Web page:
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American Biography, the History of Books, and the Market for Nationalism, 1800-1855


This dissertation combines literary study, cultural history, and critical bibliography to examine the development of a specific literary genre in the early United States, from the Federalist era to just prior to the onset of the Civil War. I argue that the social and cultural impact of biography occurs not solely through literary narrative but also through the materiality of the printed book. Ideology, in other words, is transmitted through literary artifacts via what we traditionally define as the "text," but textual meanings are mediated through paratexts, book bindings, paper, typography, presswork, page design, and illustration. Using archives, documents, financial records, and correspondence related to the early U.S. book trade, I recover the social thought of printers and booksellers as they understood the role of the printed book in fostering cultural nationalism. Combining the methods of book history and bibliography with conceptual frameworks developed by Benedict Anderson and Pierre Bourdieu--on the imagined political community and the field of cultural production, respectively--the dissertation focuses throughout on the specificities of primary source materials to make a methodological contribution to literary and cultural history.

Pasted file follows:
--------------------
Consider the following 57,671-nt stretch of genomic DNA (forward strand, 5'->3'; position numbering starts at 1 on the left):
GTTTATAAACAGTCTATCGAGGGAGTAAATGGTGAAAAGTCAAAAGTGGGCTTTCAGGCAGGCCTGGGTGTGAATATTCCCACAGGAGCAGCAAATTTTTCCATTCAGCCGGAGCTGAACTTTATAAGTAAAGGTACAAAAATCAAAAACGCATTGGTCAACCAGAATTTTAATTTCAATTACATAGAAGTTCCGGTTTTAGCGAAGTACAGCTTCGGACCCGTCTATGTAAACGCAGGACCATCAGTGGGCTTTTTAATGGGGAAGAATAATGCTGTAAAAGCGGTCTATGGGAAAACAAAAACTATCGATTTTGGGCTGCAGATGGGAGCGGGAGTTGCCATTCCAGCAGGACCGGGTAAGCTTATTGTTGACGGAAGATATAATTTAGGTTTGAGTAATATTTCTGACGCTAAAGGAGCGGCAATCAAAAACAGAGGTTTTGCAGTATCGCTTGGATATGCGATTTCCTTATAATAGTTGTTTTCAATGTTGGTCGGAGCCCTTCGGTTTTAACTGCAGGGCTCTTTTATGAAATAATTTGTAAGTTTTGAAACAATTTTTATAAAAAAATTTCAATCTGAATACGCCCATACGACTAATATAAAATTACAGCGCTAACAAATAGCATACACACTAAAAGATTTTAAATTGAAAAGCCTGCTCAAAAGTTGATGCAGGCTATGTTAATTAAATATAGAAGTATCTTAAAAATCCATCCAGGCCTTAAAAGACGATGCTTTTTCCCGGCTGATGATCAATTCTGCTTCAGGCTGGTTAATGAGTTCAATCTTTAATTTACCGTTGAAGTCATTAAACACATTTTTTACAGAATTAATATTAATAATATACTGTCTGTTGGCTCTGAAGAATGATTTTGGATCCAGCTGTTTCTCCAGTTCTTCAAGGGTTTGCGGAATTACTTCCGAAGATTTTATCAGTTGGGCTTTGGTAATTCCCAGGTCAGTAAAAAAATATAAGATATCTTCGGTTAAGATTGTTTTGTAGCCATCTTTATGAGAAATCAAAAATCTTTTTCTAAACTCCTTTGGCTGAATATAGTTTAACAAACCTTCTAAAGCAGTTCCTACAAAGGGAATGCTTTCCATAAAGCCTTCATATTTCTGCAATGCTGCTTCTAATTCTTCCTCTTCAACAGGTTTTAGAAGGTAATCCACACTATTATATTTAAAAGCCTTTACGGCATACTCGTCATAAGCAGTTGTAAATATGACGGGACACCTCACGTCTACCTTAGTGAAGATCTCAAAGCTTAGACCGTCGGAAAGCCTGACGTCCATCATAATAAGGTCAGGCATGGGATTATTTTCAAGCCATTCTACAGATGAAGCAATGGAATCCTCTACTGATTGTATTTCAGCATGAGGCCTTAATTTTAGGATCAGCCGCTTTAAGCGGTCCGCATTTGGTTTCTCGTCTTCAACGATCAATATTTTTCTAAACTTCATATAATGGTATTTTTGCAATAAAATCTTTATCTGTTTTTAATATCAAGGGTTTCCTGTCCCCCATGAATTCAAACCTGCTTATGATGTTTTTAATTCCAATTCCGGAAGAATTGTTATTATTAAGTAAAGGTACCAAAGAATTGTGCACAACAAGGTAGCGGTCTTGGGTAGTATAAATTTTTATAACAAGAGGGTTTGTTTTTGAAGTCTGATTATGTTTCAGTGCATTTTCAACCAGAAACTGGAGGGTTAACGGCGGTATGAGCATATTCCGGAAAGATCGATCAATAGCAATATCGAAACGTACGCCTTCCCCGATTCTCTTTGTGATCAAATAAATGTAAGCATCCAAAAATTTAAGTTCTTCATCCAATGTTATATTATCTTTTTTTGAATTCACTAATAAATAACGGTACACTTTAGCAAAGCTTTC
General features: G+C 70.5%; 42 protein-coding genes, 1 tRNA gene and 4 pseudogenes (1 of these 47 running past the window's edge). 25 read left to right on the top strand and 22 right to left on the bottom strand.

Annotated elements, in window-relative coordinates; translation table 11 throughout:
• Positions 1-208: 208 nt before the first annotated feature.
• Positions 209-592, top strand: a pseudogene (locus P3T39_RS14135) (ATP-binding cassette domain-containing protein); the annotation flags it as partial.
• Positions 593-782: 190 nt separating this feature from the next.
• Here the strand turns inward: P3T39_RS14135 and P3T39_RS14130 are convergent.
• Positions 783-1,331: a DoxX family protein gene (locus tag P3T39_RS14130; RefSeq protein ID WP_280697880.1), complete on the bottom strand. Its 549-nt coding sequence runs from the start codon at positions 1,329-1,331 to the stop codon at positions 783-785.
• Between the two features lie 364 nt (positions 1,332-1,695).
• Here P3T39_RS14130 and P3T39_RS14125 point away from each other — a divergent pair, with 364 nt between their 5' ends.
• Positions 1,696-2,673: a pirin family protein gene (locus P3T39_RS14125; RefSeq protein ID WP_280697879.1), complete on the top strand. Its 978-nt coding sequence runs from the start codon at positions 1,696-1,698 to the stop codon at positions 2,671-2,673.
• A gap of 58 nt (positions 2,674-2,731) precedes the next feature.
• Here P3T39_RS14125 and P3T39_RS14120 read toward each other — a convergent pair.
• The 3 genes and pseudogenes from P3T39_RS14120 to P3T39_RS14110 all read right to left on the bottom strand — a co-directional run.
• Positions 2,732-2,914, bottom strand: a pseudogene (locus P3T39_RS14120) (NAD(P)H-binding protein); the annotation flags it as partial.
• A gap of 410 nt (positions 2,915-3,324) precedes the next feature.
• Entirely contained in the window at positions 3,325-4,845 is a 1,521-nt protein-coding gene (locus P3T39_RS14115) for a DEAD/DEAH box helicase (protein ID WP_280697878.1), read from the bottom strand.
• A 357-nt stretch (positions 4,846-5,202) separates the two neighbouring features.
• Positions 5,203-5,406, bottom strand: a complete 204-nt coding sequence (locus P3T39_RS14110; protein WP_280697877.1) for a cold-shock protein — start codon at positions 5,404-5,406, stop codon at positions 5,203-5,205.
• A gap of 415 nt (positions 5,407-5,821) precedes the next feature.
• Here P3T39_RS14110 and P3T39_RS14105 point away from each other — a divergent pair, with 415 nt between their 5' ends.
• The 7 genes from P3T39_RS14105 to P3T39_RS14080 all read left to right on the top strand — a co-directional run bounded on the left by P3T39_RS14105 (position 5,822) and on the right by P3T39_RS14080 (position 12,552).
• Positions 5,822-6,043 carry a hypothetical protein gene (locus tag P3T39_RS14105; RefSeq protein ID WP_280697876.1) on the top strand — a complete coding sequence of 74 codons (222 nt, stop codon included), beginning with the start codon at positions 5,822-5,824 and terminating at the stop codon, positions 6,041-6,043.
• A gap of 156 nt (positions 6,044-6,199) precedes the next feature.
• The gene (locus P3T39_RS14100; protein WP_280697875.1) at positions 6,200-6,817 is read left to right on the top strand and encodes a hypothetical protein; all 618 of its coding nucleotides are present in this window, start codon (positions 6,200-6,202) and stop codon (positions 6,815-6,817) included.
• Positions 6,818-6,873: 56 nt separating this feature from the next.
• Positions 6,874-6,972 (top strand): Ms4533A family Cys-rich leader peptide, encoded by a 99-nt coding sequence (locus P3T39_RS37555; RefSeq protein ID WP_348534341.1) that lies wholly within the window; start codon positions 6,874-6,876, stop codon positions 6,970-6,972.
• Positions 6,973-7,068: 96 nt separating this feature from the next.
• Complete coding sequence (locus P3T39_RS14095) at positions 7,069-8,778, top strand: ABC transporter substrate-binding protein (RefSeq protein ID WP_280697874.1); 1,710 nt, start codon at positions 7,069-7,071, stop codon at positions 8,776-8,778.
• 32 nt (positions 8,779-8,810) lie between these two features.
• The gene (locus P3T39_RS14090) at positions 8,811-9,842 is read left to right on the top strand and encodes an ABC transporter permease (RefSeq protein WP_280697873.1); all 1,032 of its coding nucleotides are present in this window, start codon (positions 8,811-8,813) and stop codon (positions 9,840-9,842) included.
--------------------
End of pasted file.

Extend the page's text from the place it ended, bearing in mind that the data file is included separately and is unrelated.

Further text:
From 1800 onwards the printed book was a media technology that could unify Americans through the collective reading of national biography, even as the specificities of book formats and the range of printed materials subtly reinforced class divisions within American society. With the rise of urban environments and the penny press in the 1840s, I further demonstrate that biographical pamphlets tied to P.T. Barnum's American Museum helped foster a critical discourse within U.S. print culture about the rise of a culture industry. Furthermore, by 1848 many biographical texts combined narrative with illustration to shape public perception regarding the U.S.-Mexican War. Using publisher's records along with evidence of the subscription book trade, I argue that texts about the Mexican War linked the sites of combat and military life in Mexico with American cities, small towns, and the private domain of the bourgeois home. I conclude with two investigations of how biography helped structure modalities of literary authorship in the mid-nineteenth-century. In Israel Potter (1855), Herman Melville wrote a literary biography that was both a meditation on the challenges and failures faced by authors in a depersonalized publishing environment as well as a coded reflection on how his friend Nathaniel Hawthorne used the genre of biography to secure political and financial success through writing the Life of Franklin Pierce. My second investigation of authorship involves the publication history of Evert A. and George Duyckinck's Cyclopedia of American Literature (1855), a literary anthology that offered authoritative capsule biographies of writers in the American tradition.

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